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Home > Spotlight > Stampede Showband at 2012 Rose Parade

Hard-working Stampede Showband starting 2012 at Rose Parade

Pasadena trip kicks off Calgary Stampede centennial celebration

By Ken Martinson, Founder

CALGARY, AB (December 15, 2011) — The Calgary Stampede Showband is officially known as Calgary's musical ambassador to the world, but it could also be called the hardest working band in the business. When the band starts 2012 by marching in the Pasadena Tournament of Roses Parade, it will be the first of more than 400 appearances planned for the coming year.

The Calgary Stampede Showband is active with field, parade, concert, color guard, percussion and small group performances. Photo by That number is not a typo. The Stampede Showband and its various ensembles average 400 performances each year, according to Mike Jewitt, director of bands for the Calgary Stampede Foundation. About 350 of those happen during the 10-day Stampede celebration in July.

"Between our flute choir, saxophone choir, brass choir, winter drumline, color guard, and various full ensemble performances, it equals 30 to 39 performances a day," Jewitt said. "The Showband and all its related entities add flair and energy to the Stampede park's already vibrant atmosphere."

For anyone not familiar with the Calgary Stampede, it's hard to describe the scale and magnitude without being there in person. A sense of pride and spirit invades the town. Restaurants set up western-themed facades in front of their buildings. Daily pancake breakfasts feed thousands free of charge. And the Showband seems to be everywhere. Visitors might encounter the musicians performing on the front steps of the Saddledome, in the Broadway-style grandstand show, in the late-night circus featuring fire and water, or as in 2011, at a special rodeo for Royal Couple William and Kate.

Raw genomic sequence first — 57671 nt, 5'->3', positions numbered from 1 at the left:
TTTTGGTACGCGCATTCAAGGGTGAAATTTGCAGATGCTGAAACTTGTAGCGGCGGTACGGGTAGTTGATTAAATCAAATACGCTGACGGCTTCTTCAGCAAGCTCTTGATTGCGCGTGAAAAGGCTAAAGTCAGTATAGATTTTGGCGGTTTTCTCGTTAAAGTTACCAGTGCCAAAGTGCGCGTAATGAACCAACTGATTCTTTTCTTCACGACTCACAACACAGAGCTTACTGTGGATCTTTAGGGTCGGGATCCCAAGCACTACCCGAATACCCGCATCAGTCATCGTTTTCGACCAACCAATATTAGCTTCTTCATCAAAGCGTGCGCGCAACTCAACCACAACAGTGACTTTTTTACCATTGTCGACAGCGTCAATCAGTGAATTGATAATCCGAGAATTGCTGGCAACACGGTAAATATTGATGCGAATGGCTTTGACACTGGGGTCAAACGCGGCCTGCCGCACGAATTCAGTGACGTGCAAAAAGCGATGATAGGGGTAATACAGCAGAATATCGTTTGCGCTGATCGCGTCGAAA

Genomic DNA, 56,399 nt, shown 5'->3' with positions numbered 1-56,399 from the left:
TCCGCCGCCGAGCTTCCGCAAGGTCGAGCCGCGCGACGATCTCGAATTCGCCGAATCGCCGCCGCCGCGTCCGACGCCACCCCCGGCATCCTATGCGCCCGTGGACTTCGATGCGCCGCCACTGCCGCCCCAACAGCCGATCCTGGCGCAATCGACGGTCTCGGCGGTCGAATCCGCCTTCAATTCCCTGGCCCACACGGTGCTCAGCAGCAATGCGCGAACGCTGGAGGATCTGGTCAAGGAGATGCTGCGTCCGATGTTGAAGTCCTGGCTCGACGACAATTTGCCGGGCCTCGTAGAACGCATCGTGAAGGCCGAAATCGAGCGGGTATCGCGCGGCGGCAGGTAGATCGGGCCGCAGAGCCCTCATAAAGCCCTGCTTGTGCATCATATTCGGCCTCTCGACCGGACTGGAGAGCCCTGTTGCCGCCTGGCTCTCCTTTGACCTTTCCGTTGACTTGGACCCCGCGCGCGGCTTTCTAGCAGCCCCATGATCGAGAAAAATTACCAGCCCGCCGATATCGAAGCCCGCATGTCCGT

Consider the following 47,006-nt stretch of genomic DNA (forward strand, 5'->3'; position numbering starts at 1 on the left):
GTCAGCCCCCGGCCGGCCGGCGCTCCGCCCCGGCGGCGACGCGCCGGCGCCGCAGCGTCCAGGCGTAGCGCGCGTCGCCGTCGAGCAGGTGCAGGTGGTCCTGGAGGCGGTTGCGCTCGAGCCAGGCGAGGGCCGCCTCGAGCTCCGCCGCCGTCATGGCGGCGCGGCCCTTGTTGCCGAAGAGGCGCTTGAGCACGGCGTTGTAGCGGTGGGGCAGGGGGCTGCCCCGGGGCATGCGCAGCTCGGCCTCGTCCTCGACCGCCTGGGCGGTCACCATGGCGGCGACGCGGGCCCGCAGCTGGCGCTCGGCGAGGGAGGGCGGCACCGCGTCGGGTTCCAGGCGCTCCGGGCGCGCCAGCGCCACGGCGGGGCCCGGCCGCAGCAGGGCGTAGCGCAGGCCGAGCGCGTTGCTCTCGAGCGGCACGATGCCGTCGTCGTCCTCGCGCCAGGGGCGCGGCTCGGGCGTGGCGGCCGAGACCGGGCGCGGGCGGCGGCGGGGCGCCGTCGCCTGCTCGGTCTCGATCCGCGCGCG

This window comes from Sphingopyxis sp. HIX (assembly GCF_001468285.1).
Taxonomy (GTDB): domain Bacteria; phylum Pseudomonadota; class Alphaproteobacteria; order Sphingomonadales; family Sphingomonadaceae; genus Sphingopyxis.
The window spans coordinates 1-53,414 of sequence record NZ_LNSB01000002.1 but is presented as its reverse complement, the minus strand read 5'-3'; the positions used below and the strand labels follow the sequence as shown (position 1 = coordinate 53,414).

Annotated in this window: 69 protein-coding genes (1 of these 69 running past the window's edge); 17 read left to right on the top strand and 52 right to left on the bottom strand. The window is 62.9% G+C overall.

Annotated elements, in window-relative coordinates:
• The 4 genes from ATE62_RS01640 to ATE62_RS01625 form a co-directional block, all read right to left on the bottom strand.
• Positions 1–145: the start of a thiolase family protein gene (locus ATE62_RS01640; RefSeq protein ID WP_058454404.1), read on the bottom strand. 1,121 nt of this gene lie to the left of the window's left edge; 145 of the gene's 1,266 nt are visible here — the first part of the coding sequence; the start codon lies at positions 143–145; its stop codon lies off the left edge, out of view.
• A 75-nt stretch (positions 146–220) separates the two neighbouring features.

Beyond the Stampede grounds and throughout the year, the band represents the organization across the community and around the world.

"We aim to have each ensemble perform at two local area performances per semester," Jewitt said. "We get out into the community and interact with people in schools, community homes, a variety of places."

Since 1994 when Jewitt joined the band as a performer, the band has traveled to Spokane, Pasadena (2012 will be the third time), Chicago, The Netherlands, France, Germany, Austria, Japan and England. The band has also competed on the MACBDA midwest summer tour and last summer made its second appearance at the Portland Rose Festival.

Big Plans For 2012

Entertainment is a key component of every Stampede Showband performance, including this segment of the band's 2011 field show. Photo by In 2012 the world will be coming to Calgary, as the city is hosting the World Association of Marching Show Band (WAMSB) Championships in conjunction with the Calgary Stampede's centennial. Nearly 50 bands from around the globe are registered for various WAMSB events and the Calgary Stampede Parade.

"The 2012 centennial celebration is going to be absolutely phenomenal," Jewitt said, adding that the Showband is making plans to ensure its season is extra special.

"Our field show for the WAMSB competition will be a celebration of Stampede, depicting 100 years of Stampede history. Our music is being arranged by Carolina Crown arranger Michael Klesch, and our drill is being written by Phantom Regiment designer Jamey Thompson."

Jewitt also noted that the Showband is expanding to about 140 members for the 2012 season, up from 115 members in 2011. The band will be even larger for the Tournament of Roses Parade because the Band of Outriders alumni will perform with the Showband for a total of nearly 190 members.

Well-Rounded Season